Out of about 58 short stories received to date for New Short Stories 11, twelve remain under consideration, of which a couple appear to be contenders for a place. The closing date for submissions is 30 September 2019 but the book will not proceed to production unless and until enough first class short stories are received. There is no need to worry because as yet it is only mid-August and there is likely to be a late rush and often, unlike biblical wine, the best is saved till last. Submit
The fantastic shortlist for this year’s award has been announced.
Read all about the authors and stories here:
— The Sunday Times Audible Short Story Award (@ShortStoryAward) July 28, 2019
Read excerpts from the six short stories and bio’s of the writers, including Danielle McLaughlin who won the Willesden Herald international short story award 2013, when our judge was David Means. Link: Sunday Times
The Willesden Herald New Short Stories Story of the Month
August 2019: Dark Song by Roberta Dewa
“I slip into the water. I didn’t plan to swim, but there’s still static fizzing in my veins from last night’s concert and as the river laps me up I’m cooling down, the static disappearing into a string of bubbles streaming out all around me and rising up from the deep channel, like there’s a diver down there somewhere.“
Roberta Dewa has always written fiction, and in her twenties published three historical novels with Robert Hale. While studying for various degrees she published poetry and short fiction, including a first short story collection, Holding Stones (Pewter Rose Press, 2009). In 2013 she published a memoir, The Memory of Bridges, and a contemporary novel followed: The Esplanade (Weathervane Press, 2014). Since retiring from university teaching, she has been writing poetry and short stories again, and in November 2017 won the Willesden Herald prize with her story Dark Song. She is currently coming to the end of the first draft of a new novel.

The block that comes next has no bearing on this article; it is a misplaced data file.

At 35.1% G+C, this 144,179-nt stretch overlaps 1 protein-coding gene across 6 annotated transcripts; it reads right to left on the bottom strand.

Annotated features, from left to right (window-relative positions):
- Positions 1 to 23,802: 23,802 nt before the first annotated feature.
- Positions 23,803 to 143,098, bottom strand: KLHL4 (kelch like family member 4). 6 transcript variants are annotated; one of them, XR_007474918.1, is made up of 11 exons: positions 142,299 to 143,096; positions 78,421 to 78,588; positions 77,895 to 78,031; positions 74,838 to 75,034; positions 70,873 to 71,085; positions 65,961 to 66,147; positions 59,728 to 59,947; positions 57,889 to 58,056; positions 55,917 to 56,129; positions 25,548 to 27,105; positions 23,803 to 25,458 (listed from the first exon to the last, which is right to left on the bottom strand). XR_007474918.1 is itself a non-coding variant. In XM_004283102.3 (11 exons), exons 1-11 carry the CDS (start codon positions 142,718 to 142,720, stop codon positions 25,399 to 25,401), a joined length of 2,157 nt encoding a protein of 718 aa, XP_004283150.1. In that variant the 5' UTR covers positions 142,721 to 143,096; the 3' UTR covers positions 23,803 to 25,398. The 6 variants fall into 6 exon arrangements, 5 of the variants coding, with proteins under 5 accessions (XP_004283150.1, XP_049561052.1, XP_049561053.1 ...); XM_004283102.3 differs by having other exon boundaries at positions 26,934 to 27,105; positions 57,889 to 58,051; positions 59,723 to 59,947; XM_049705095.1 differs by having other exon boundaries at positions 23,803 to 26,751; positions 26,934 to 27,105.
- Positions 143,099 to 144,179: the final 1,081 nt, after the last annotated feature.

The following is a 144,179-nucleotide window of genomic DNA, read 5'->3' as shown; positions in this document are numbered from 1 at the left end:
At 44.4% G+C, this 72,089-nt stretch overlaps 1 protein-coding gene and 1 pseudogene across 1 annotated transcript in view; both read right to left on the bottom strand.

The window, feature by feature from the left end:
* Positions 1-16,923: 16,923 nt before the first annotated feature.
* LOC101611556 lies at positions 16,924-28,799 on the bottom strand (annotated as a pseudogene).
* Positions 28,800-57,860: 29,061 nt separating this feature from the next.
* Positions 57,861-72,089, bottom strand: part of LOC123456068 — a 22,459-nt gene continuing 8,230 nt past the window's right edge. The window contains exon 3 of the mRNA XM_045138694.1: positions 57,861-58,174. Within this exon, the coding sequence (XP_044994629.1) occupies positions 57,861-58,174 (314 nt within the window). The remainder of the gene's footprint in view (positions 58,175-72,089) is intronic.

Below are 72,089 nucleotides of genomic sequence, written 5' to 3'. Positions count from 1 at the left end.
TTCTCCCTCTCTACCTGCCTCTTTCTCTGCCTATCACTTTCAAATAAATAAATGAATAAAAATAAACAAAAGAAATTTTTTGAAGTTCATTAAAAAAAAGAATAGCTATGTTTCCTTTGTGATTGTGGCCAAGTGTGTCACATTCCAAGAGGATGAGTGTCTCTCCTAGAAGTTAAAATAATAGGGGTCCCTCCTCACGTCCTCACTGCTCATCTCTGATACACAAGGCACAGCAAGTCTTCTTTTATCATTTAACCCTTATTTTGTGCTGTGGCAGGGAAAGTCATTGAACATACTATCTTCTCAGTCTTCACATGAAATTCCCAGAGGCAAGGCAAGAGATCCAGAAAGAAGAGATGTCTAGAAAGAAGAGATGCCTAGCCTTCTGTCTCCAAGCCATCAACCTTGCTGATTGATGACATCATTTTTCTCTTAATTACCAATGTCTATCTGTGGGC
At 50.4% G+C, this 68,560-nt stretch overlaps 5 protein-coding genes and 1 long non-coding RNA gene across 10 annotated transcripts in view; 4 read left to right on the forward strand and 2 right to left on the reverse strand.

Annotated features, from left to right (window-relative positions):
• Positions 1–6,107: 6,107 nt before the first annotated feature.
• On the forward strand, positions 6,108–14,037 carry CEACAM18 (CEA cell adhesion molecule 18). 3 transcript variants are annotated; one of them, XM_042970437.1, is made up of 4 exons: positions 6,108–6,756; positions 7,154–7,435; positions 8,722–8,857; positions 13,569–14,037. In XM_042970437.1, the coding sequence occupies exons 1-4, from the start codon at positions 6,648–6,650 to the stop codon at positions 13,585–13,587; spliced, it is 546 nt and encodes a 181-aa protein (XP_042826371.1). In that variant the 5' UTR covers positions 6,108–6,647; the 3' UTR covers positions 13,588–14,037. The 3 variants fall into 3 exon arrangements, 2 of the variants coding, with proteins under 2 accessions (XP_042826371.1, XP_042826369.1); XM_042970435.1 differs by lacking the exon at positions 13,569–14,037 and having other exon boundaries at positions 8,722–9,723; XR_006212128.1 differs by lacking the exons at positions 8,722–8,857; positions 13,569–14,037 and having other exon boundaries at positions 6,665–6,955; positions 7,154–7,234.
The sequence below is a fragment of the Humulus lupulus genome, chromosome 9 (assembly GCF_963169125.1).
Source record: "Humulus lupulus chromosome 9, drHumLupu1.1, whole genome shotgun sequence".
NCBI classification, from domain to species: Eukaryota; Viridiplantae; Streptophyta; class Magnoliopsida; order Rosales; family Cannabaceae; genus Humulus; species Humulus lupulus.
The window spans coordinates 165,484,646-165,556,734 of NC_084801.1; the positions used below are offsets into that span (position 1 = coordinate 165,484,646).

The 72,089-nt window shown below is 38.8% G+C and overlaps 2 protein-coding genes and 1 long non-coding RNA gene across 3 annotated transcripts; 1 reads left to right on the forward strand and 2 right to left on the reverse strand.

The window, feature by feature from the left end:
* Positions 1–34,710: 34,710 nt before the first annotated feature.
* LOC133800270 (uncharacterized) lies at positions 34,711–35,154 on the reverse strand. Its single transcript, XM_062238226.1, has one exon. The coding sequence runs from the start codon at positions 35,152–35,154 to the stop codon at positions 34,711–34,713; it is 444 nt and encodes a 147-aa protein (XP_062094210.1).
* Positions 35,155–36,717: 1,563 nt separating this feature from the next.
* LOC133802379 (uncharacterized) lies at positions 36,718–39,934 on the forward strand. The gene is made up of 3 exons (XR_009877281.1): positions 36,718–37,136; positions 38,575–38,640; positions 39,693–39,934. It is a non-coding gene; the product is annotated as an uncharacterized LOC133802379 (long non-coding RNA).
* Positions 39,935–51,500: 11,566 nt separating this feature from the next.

Continuing our retrospective series, “Dark Song” is included in Willesden Herald: New Short Stories 10 having won first prize in the WH short story competition 2017. Visit Robert Dewa – Author and Lecturer.
* Photo copyright (c) Ursula Kelly Photography
This week’s story, “She Said He Said” by Hanif Kureishi, is now online. https://t.co/zoSw05Vz1T
— New Yorker Fiction (@NYerFiction) July 15, 2019
Text and reading by the author in The New Yorker online (limit on free access applies)
“Hanif Kureishi wrote the screenplays for My Beautiful Laundrette and Le Week-End, among other films. He has published eight novels, including, most recently, The Nothing.”
For many years, the Willesden Herald has been listed by Duotrope, for which we are very grateful as it has greatly helped in bringing writers from around the world to our submissions page. Why not take a look at their features for writers? You won’t see a more impressive resource for writers seeking opportunities to place their work. And while you’re there, you might like to take a look at their listing for New Short Stories 11. You can see the basic listing, which is excellent, and if you sign up you can get even more info.
“… The main drag was the daily parade for his morbidity. Limerick, in the bone evil of its winter, and here came Con McCarthy, haunted-looking, in his enormous, suffering overcoat. The way he sidled in, with the long, pale face, and the hot, emotional eyes. …”
We are open till September 30 for submissions to the latest in our series of short story anthologies, featuring the best new writing from around the world.
You can find plentiful examples of what we like in our back issues and also in our Story of the Month features, as well as in the periodicals listed under Links. We’re generally looking for literary fiction not genre stories. The only payment we can offer at this time is two copies of the book when it is published. Full details are set out in the submission form.
“Willesden Herald: New Short Stories 11” will be published simultaneously in the US and UK in early 2020 and will be available from the main online booksellers by print on demand. We can also do print runs on favourable terms when bulk orders are requested.